Boris Johnson REJECTS calls to slash green taxes to help hard-hit Britons

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The Prime Minister insisted his Government “will do everything we can” to help hard-pressed families as he refused to rule out more action ahead of the autumn Budget.

But he rejected calls from the Net Zero Group of Tory MPs sceptical about his climate change targets and other backbenchers for levies on energy bills to be dumped in response to the energy price surge.

The green levy – which adds £153 to the average energy bill – is used to fund renewable energy schemes, a key feature of the government’s recently unveiled supply security strategy.

However, it has been a source of backbench ire during the escalating energy crisis, with 20 Tory MPs and peers writing to the Prime Minister to scrap green taxes on energy bills earlier this year.

Chancellor Rishi Sunak has provided households with an up to £350 annual savings on household energy bills, through a £9billion rebate scheme and the scrapping of council tax for households in bands A-D.

But, he has maintained the green levies – which have continued under successive Tory Prime Ministers since David Cameron.

In remarks likely to enrage his Tory critics, the Prime Minister hit out at “prejudice” surrounding his green policies and insisted levies designed to encourage the use of renewable energy could save money.

Speaking during his trade visit to India, the Prime Minister said: “I want to do everything we can to alleviate the cost of living but actually if you look at what – this is very important what I’m saying – there’s a lot of prejudice against the green agenda.

“Actually green technology, green, sustainable electricity can help to reduce bills.

“Overall if you look at what we have done with renewables it has helped to reduce bills over the last few years and will continue to do so.

“That’s why one of the things I want to do is use this moment to have, to really drive towards more offshore wind turbines.

“This country used to be Number One for offshore wind, then China overtook us. We need to regain our lead, we need to build them faster and we can do it.”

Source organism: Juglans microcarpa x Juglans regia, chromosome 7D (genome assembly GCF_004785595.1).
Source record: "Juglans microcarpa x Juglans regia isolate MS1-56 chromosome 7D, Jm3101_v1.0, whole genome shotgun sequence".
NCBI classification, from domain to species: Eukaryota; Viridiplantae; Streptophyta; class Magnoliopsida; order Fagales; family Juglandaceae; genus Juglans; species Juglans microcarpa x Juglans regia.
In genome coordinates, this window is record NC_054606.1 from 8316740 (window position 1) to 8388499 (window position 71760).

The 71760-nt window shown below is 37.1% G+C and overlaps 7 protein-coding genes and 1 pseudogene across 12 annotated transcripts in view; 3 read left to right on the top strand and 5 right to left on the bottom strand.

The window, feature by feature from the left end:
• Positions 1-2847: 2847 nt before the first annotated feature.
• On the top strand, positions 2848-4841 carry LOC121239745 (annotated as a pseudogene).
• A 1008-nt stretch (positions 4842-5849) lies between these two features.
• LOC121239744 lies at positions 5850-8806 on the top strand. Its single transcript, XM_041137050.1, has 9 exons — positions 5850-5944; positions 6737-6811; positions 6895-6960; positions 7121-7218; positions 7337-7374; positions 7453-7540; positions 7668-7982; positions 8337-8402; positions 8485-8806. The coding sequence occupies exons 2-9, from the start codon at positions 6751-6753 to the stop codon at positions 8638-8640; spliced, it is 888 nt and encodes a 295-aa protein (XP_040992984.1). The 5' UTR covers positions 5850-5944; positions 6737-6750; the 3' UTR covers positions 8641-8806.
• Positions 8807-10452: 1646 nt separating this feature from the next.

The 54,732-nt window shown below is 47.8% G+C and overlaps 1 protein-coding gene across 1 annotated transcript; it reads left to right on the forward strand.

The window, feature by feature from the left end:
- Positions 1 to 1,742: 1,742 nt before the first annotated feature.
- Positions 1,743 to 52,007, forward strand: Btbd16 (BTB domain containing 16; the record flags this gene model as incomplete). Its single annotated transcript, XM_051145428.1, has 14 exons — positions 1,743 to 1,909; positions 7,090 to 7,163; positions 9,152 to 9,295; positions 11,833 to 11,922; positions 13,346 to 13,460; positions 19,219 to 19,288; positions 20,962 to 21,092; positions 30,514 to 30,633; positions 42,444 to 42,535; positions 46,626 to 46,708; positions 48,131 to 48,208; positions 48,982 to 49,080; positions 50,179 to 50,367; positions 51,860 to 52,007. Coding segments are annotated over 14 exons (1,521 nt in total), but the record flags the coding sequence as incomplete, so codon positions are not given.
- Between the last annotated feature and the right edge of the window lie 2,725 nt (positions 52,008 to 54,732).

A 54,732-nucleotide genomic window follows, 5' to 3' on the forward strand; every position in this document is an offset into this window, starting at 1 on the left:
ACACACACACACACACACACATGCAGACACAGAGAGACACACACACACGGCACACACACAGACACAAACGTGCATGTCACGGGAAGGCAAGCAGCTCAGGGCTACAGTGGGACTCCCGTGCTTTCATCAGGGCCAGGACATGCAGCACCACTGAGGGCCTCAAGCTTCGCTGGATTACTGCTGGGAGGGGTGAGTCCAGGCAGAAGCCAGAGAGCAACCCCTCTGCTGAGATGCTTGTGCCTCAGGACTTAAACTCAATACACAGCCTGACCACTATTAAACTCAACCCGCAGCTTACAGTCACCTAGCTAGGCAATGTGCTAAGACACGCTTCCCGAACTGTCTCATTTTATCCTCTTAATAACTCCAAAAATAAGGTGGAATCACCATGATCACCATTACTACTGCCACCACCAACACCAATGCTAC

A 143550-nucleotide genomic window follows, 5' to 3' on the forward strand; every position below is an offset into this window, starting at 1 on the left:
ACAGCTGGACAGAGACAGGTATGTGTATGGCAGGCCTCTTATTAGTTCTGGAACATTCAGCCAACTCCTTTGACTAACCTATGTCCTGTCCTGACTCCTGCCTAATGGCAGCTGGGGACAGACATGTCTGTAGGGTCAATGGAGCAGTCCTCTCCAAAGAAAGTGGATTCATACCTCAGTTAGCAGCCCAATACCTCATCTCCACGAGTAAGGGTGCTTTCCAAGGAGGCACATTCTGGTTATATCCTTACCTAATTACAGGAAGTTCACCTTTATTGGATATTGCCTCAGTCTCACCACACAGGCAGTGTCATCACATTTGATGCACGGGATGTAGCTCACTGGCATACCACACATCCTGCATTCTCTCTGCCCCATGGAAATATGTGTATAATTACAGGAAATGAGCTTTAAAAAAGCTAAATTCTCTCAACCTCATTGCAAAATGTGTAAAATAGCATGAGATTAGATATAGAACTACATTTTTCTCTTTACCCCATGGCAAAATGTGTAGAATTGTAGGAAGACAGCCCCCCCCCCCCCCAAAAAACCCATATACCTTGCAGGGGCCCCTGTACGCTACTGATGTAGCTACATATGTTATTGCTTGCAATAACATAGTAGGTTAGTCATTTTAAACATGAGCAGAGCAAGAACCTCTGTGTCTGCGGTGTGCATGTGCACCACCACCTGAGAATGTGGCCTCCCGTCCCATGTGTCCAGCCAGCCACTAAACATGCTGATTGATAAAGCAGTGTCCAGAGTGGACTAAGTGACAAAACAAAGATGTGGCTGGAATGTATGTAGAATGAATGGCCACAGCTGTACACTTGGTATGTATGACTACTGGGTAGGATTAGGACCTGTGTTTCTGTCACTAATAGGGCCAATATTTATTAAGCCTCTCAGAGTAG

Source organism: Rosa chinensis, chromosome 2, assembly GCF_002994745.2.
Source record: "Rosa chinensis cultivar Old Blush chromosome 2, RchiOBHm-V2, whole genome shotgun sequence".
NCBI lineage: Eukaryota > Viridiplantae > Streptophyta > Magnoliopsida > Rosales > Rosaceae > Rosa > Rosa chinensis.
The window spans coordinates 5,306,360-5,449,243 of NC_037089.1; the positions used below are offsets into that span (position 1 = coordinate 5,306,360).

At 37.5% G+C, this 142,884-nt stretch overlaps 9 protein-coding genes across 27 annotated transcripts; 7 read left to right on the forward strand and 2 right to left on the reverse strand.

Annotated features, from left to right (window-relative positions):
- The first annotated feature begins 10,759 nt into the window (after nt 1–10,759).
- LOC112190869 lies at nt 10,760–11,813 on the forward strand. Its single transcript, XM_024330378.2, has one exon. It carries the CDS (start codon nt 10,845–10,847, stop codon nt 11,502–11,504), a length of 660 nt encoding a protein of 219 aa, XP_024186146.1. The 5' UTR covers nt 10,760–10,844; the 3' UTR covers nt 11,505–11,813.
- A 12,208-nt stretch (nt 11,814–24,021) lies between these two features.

The price cap, which spiked 54 percent this month to an eye-watering £1,971 per year, is likely to rise again in October.

Energy specialists Cornwall Insight predict a further 34 per cent increase to £2,599 per year when the cap is updated in the Autumn.

Office for Budget Responsibility analysis of wholesale oil and gas prices suggests bills could increase by as much as 40 percent.

In either scenario, this would mean price-capped energy bills would have more than doubled in less than 12 months.

Bosses of the UK’s largest energy firms have warned that four in 10 people could fall into fuel poverty in October as wholesale prices rocket.

They have called for a “social tariff” to help protect the poorest customers.

As costs soar and wages fall the OBR has warned living standards face their biggest fall in a single year since records began in the mid-1950s.

Inflation, now at a 30 year high, rocketed to seven per cent during March with analysts expecting it to reach 8.7 percent later this year.

Food, drink, clothing and petrol prices have all rocketed.

March’s inflation figure does not take into account the average 54 percent hike in energy bills that was applied to around 22 million households three weeks ago.

Asked if the Government could bring in new measures to help families cope with the cost of living, the Prime Minister ruled nothing out while highlighting the £22billion package of support already unveiled this year.

“We’ll do whatever we can to help, but don’t forget what we’ve already done: so there’s the council tax abatement of £150 for everybody in bands A to D homes.

“We’ve cut taxes for most people by lifting the National Insurance threshold. That’s actually quite a big tax cut for loads of people.

“We’re continuing with all the support that we’ve got, we’ve cut fuel duty by the biggest amount ever, 5p cut in fuel duty.

“Together, the package is worth £22billion.

“But the best answer is to have high wage, high skilled jobs, which is why we’re off to India, to get more investment into this country.”

Pressed on the possibility of more support, he said: “I’m saying we’ll do everything we can to help, but I’m pointing to what we’ve already done.”

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